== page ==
Nicole Mitchell: soprano and alto flutes; Marty Ehrlich: clarinet and bass clarinet; David Morales Boroff: violin; Michael Dessen: trombone; Joshua White: piano; Mark Dresser: bass; Jim Black: drums.
The experienced American bassist Mark Dresser, who has worked in the past with modern-creative luminaries such as Anthony Braxton, Tim Berne, and John Zorn, continues serving up astounding original music. “Sedimental You” only reinforces the idea that he's a giant of the avant-garde jazz scene.
To start, let me tell you that the accentuated and contrapuntal “Hobby Lobby Horse” is a magnificently orchestrated overture that balances stamina and charm through its unconventional grooves, tortuous tempos, regular disruptions, and witty improvisations. Every peer had the opportunity to speak their souls, stirring different emotions and generating an intricate complexity that is more enriching than puzzling.
Everything stated above is brought to the title track, an abstract ten-minute rendition of the jazz standard “I’m Getting Sentimental Over You”, here infused with metric modulations and a myriad of odd sounds.
The expressionistic trades of the politically-charged “TrumpinPutinStoopin” first gains foundation through the intelligible textures created by piano, bass, and drums. At some point, the texture thickens as the horns and strings intensify its manifestations, adding extra color.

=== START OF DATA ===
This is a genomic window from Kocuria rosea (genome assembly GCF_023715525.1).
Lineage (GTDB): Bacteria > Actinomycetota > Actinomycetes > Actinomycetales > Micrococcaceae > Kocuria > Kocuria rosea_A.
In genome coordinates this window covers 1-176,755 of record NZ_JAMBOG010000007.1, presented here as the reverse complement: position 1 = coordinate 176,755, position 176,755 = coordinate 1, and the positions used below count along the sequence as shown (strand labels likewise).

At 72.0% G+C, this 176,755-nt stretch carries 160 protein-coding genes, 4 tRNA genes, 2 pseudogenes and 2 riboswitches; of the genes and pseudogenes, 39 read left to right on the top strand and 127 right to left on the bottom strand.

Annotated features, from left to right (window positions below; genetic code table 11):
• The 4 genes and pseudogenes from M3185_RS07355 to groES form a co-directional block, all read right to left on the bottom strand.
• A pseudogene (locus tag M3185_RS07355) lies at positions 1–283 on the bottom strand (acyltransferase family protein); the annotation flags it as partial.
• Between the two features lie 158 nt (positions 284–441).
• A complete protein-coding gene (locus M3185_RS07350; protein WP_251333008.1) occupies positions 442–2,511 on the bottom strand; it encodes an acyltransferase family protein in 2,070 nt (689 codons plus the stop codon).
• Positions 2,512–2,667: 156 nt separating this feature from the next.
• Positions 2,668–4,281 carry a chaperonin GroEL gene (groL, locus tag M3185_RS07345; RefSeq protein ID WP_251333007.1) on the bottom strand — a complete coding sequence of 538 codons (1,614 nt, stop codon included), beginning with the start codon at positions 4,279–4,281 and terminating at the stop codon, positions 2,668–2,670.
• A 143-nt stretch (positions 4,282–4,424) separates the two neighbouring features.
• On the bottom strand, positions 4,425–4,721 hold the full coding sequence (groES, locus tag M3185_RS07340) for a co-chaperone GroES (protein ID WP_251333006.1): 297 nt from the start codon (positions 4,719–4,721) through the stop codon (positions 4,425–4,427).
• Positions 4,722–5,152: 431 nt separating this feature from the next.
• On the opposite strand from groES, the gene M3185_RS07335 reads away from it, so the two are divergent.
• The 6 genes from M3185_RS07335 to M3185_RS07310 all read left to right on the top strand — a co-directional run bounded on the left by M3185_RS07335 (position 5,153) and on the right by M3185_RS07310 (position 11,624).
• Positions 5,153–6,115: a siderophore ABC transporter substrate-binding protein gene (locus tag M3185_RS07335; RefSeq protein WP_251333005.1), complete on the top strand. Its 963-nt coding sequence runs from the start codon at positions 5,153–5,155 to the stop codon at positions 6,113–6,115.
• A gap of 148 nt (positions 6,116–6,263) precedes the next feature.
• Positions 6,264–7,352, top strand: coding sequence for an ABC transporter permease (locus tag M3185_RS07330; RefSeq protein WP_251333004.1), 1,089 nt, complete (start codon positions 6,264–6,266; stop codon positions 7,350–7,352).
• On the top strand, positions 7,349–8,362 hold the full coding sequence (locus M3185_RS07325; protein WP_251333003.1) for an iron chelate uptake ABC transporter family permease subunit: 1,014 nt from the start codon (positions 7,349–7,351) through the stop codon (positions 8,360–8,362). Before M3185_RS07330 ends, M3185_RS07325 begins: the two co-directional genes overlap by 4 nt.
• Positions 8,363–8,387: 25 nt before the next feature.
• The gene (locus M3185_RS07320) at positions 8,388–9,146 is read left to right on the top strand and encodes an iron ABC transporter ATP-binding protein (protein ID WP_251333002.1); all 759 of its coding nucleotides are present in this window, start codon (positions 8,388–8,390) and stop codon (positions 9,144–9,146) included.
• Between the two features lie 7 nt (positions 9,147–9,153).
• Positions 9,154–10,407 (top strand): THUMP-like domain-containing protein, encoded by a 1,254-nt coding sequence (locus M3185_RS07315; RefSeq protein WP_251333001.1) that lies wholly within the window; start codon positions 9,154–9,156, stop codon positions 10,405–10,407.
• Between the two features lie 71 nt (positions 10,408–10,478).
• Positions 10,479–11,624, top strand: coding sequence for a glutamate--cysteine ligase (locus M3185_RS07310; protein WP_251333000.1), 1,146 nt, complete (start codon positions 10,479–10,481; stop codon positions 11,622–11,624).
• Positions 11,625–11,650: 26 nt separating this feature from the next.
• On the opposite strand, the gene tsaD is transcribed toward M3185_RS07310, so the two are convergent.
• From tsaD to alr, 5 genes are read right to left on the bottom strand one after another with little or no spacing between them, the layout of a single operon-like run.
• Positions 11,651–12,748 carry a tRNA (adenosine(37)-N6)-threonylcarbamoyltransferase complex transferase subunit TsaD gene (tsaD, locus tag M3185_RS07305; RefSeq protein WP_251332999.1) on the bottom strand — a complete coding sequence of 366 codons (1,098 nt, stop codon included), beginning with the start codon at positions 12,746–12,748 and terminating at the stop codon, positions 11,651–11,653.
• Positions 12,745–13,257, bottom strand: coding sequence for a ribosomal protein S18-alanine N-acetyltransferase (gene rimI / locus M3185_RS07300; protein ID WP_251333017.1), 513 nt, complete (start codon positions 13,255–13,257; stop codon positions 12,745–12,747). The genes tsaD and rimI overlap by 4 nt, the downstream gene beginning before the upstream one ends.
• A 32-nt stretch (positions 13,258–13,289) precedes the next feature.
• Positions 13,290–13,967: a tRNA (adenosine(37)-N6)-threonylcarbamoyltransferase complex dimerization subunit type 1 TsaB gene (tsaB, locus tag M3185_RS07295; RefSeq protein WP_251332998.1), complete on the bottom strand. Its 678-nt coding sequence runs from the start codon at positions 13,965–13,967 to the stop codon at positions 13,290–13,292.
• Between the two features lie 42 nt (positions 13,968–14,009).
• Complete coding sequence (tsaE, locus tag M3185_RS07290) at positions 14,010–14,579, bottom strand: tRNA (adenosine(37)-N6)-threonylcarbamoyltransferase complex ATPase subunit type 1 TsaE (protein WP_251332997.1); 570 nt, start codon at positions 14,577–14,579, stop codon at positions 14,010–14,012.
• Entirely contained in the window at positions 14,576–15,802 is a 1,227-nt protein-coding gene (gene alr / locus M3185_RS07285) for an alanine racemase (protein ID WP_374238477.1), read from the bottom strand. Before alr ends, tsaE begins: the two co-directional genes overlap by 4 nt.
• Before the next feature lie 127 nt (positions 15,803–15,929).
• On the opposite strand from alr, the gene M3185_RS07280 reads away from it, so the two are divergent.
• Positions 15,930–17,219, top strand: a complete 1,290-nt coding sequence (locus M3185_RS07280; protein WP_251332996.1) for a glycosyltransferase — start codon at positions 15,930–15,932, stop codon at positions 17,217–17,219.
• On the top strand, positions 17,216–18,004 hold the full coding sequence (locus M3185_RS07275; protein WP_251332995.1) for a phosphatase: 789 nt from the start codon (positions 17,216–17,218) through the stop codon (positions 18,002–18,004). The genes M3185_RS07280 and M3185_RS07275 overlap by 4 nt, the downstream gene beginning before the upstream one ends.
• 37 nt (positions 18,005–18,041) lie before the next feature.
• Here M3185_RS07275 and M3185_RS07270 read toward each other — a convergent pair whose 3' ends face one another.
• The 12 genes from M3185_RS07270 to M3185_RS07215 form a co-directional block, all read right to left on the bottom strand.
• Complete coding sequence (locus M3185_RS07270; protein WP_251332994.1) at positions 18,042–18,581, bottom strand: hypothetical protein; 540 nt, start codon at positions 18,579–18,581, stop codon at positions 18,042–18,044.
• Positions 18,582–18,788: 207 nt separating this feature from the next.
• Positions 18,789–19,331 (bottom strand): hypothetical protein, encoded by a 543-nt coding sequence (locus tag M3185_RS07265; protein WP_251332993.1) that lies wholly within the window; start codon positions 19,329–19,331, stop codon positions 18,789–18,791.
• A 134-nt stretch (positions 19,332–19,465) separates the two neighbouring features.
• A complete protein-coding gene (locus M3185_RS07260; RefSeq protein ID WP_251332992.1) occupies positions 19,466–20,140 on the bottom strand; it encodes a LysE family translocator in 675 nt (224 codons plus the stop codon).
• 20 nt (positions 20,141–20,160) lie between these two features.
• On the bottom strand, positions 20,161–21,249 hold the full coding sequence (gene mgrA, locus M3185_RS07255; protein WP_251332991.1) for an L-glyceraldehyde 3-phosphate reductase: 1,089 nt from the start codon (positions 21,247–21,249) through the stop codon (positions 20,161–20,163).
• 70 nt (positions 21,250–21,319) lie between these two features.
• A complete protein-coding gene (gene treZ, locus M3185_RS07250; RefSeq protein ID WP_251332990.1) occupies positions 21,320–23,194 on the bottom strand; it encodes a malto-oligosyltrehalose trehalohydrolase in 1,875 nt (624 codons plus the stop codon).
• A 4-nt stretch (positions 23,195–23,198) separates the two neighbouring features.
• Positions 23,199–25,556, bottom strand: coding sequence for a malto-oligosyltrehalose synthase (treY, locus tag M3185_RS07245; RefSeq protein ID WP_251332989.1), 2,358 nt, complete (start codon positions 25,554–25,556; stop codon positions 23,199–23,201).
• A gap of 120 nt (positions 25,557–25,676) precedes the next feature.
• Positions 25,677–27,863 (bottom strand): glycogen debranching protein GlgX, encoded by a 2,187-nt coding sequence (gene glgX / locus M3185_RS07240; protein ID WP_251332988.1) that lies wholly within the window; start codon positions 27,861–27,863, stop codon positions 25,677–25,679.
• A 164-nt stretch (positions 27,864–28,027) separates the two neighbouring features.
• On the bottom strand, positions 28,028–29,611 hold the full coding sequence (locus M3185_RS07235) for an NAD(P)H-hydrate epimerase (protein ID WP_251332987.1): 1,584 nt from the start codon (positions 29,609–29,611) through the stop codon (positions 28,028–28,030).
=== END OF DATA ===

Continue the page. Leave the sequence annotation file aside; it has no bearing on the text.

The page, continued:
Ravishingly beautiful is “Will Well”, a melodic incantation dedicated to the respected 80-year-old trombonist Roswell Rudd, which starts as an ensemble chant before taking the form of a spiritual prayer led by piano and bowed bass. The trio's devotional harmonic cycles extract the best of Ehrlich and Mitchell, whose controlled discourses are followed by the young Boroff's more outgoing approach on the violin. All is gratifying and compatible.
Inspired by memories of the late singer Alexandra Montana, “I Can Smell You Listening” spreads scented chamber sounds over the air while working as a receptacle for eloquent improvisations and rhythmic disturbances.
In turn, Dresser sought inspiration in darker places for “Newton Char” - the mass shootings in Newton and Charleston. This composition, engulfed in unpredictable clouds, boasts perplexing solos by all the magnificent seven, under a propelling bass-drums groove. This dashing posture heavily contrasts with the closing tune, a short chamber piece named “Two Handfuls of Peace”, composed in honor of the saxophonist, pianist, and composer Daniel Jackson.
Incredibly adventurous without discarding the rigor of the written material, this is Dresser’s best record in years. Indeed, it's a thought-provoking body of work.
01 – Hobby Lobby Horse ► 04 – Will Well (for Roswell Rudd) ► 06 – Newton Char